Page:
ASX retailers have taken a bit of a hit recently, with shares in some of the larger players such as Redbubble Ltd (ASX: RBL) and Temple & Webster Group Ltd (ASX: TPW) down 16% and 17% respectively over the last two weeks.
Is this a buying opportunity or is there more pain to come?
RBL share price
What’s been happening with RBL recently?
Over the last few months, valuations of many ASX retailers have trended downwards as COVID-19 beneficiary growth stocks have been replaced by value stocks that have underperformed over the last twelve months.
More recently though, it seems valuations have dipped even further in these last couple of weeks.
I think a likely explanation for this would be the end of the $90 billion JobKeeper wage subsidy that has supported businesses since the onset of COVID-19.
In the same way that retailers have probably been beneficiaries of these government subsidies, it might be possible that some companies may experience a slowdown in sales as consumers have less disposable income.
March unemployment data will be released on 15 April, which could reveal the effects of JobKeeper ending on unemployment numbers. Up until then, it seems likely these stocks may continue to be volatile.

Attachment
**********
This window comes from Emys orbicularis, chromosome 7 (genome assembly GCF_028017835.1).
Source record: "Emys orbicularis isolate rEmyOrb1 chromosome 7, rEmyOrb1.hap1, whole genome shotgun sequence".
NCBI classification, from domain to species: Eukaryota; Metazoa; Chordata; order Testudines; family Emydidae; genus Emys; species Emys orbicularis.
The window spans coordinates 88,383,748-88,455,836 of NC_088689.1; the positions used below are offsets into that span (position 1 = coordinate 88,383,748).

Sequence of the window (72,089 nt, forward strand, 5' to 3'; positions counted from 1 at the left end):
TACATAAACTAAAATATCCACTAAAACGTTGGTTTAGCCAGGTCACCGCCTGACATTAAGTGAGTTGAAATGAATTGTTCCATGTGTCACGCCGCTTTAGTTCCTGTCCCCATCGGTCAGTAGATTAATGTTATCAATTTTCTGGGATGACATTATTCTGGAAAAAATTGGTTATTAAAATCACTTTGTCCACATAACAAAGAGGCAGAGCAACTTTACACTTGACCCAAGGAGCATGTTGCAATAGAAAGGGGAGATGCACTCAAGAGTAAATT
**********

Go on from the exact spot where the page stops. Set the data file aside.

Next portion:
Time to buy?
If you’re a long-term investor of Redbubble, the unemployment numbers for this month are probably not likely to have too much bearing on the long-term success of the company.
Redbubble doesn’t just have exposure to Australia, so whether or not this recent reaction from the market is rational or not I’m not completely sure.
I think the good news is that retail valuations are actually fairly modest compared to some of the other tech companies that trade on much higher multiples.
Investors knew that government subsidies were going to run out eventually, so I think this might’ve been mostly priced in by now and the valuations seem to reflect this.
For the six months to 31 December 2020, Redbubble achieved an increase of marketplace revenue of 96% and a 1,028% surge in earnings before interest, tax, depreciation and amortisation (EBITDA).
It’s probably not realistic to assume it’ll be able to achieve these same high levels of growth rates for years on end, but I think Redbubble’s innovative business model could warrant some continual growth in the long-run.
You can read more about Redbubble’s H1 FY21 results here.
For more share ideas, click here to read: 2 high quality ASX retail shares to watch in April.